Identity

The Odd Man Out Feels Welcome

February 13, 2018
Andrew Stranahan

I walked into Kizuna’s office for the first day of the Nikkei Community Internship (NCI) this past summer nervous, but excited to meet my fellow interns and learn more about my internship. However, I realized quickly that I was in for a big surprise as soon as people made references either to Japanese American figures or Japanese culture. I had never heard of the No-No Boys, and I did not know what gohan was. I soon began wondering if I was in the right place. After all, how could a hapa Chinese American be a leader for the next generation of Japanese Americans, especially when I was the only non-Japanese American in the SoCal intern group? However, my fears and worries subsided as the summer continued.

The author with his Southern California intern group.

Whether I was interacting with other NCI interns and Kizuna staff, working at my intern placement site at the Go For Broke National Educational Center, or visiting the various agencies affiliated with NCI, people welcomed me with open arms.

"Being ethnically Japanese was not important."
The author in front of the Go For Broke Monument

It did not matter if I was a hapa Chinese American. Being ethnically Japanese was not important. The fact that I was willing to learn and participate in the Japanese American community and its traditions respectfully was what mattered to the people I encountered. 

 "The fact that I was willing to learn and participate in the Japanese American community and its traditions respectfully was what mattered to the people I encountered." 

Because I received a warm and kind welcome from everyone I met, this eased my fears and allowed me to immerse myself in the history, culture, and traditions of the Japanese American community. This immersion allowed me not only to learn about the courageous veterans of the 442nd Regimental Combat Team/100th Infantry Battalion, Military Intelligence Service (MIS), and Women’s Army Corps (WAC), but also gave me the courage and insight to achieve many firsts in my life.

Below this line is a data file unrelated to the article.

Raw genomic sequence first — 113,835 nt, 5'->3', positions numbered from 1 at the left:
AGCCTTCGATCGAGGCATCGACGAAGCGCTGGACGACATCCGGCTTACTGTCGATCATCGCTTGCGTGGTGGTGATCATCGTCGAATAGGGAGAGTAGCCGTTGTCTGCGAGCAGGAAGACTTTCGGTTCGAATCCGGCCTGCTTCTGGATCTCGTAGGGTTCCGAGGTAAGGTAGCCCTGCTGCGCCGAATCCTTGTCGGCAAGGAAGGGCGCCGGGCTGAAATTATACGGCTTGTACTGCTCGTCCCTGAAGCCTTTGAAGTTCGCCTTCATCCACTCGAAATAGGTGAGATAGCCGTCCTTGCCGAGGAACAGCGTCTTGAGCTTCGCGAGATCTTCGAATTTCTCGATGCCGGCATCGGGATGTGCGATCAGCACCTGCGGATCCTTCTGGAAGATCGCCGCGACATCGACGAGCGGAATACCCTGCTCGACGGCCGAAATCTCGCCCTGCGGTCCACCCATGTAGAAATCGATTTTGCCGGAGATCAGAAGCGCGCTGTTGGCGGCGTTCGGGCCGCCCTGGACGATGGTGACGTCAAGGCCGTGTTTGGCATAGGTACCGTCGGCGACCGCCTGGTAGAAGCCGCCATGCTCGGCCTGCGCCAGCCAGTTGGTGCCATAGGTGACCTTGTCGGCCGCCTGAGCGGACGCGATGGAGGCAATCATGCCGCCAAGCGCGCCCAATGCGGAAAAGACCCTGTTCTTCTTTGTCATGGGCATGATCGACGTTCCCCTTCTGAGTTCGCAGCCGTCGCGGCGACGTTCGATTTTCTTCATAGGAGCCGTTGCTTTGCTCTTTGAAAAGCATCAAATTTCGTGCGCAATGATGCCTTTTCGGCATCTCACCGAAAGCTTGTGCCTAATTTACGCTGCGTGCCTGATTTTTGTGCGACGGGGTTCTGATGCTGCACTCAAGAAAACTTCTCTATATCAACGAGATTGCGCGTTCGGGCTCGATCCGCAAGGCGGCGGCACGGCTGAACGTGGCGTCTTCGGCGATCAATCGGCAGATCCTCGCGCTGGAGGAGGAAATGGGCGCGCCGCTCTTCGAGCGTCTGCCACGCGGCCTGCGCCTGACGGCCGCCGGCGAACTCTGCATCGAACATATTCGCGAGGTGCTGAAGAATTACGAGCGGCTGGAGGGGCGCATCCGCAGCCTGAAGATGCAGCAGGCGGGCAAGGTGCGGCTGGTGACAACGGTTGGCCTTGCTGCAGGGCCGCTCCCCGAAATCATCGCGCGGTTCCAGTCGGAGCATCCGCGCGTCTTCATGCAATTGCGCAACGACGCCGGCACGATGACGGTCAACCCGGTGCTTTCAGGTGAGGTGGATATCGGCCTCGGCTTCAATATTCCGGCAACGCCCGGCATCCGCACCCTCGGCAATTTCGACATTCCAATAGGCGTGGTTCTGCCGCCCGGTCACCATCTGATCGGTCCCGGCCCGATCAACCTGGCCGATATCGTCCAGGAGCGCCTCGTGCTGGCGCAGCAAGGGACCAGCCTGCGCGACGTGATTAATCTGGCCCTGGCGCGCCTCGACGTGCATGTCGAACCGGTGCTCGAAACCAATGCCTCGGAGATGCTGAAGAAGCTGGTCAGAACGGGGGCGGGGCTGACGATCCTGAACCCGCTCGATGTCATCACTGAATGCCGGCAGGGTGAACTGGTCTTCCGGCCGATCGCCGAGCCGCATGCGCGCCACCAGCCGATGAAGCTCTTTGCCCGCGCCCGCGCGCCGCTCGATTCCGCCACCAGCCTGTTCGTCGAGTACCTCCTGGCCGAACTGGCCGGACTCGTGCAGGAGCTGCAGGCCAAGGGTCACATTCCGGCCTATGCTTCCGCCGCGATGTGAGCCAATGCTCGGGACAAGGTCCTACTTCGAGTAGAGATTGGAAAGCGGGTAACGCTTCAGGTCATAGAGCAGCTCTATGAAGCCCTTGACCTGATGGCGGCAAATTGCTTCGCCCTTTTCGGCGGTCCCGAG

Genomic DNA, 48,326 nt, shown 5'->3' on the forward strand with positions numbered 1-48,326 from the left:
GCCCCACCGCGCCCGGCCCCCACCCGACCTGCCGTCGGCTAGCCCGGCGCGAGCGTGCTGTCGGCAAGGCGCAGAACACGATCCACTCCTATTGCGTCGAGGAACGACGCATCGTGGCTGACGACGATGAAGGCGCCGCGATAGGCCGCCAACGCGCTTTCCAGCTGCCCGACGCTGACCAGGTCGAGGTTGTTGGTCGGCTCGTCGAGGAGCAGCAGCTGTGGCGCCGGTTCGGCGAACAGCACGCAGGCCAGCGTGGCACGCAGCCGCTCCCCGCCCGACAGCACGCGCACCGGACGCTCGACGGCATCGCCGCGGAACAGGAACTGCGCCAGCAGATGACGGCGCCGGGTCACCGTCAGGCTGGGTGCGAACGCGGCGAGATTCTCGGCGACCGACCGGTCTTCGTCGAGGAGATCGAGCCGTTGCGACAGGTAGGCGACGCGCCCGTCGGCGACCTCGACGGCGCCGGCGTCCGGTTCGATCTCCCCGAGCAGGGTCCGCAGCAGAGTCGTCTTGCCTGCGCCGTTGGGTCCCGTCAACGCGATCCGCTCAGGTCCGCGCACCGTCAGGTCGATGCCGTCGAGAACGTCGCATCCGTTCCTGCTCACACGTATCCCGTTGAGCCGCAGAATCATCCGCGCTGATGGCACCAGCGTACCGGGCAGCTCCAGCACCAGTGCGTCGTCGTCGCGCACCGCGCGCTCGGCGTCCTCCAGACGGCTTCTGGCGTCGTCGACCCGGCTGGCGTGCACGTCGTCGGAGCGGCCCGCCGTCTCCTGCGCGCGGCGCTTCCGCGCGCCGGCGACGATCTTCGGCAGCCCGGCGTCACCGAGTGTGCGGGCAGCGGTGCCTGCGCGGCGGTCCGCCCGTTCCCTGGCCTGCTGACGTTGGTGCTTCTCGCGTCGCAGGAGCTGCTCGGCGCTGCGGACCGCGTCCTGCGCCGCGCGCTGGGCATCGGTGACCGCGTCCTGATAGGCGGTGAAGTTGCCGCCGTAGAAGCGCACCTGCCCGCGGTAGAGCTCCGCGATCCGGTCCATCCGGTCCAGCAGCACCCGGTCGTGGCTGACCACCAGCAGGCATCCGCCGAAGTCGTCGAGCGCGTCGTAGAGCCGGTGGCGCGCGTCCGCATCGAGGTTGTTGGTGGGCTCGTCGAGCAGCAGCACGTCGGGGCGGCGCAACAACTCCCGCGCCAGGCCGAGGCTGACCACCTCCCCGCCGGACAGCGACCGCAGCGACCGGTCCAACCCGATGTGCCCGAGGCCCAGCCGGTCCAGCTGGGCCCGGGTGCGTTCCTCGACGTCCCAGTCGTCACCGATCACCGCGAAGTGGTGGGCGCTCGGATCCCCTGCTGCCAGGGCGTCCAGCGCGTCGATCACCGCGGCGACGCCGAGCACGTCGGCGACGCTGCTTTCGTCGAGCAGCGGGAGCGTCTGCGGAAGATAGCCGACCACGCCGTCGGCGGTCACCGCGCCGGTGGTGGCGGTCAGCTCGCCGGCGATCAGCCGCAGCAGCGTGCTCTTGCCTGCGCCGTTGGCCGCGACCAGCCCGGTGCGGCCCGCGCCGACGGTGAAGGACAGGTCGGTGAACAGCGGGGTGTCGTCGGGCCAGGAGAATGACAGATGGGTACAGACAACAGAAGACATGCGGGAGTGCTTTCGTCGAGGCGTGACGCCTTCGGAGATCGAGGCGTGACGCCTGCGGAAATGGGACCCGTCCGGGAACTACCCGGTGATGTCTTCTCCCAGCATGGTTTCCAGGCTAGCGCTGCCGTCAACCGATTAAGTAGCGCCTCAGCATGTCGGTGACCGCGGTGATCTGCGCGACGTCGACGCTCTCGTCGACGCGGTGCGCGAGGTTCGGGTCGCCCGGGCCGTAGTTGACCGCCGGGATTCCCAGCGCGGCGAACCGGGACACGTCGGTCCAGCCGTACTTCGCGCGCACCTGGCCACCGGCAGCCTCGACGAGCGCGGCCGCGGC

"This past summer, I attended my first obon, saw my first taiko performance, ate onigiri and nattō for the first time, and even went to Little Tokyo for the first time."

This past summer, I attended my first obon, saw my first taiko performance, ate onigiri and nattō for the first time, and even went to Little Tokyo for the first time. 

The Southern California intern group on a tour of Little Tokyo led by community member, Alan Nishio.

Although I could spend the rest of this blog listing what I did or experienced for the first time, the truth is that all of these things were possible because of the incredible welcome I received by Kizuna, my fellow NCI interns, the Go For Broke National Education Center, and the community itself.      

 "...the truth is that all of these things were possible because of the incredible welcome I received by Kizuna, my fellow NCI interns, the Go For Broke National Education Center, and the community itself."              

The warmth and generosity of the Japanese American community to others is part of what makes it so rich and beautiful. Everyone I met helped me to realize that I do not have to be ethnically Japanese to be included in it. As long as I am open-minded, willing to learn, and respectful of the traditions and generations before me, I can be a part of the Japanese American community. 

"As long as I am open-minded, willing to learn, and respectful of the traditions and generations before me, I can be a part of the Japanese American community." 

Since completing NCI, I always love telling people about the courage of people like Gordon Hirabayashi and the many Nisei veterans, the things I did through NCI, or what I learned from it. Every time I talk about these experiences, I feel more and more connected to the community that gave me such a hospitable welcome. I owe a great debt of gratitude to everyone who made this possible and I hope that I can do my part in welcoming other non-Japanese Americans who want to be a part of and contribute themselves to this amazing and wonderful community.

Want to learn more about our Nikkei Community Internship program? Click here.

Andrew Stranahan

Andrew Stranahan is a senior at Syracuse University, where he is majoring in history. He was part of the 2017 Nikkei Community Internship class and hopes to find ways to continue his involvement in the Japanese American community after graduation.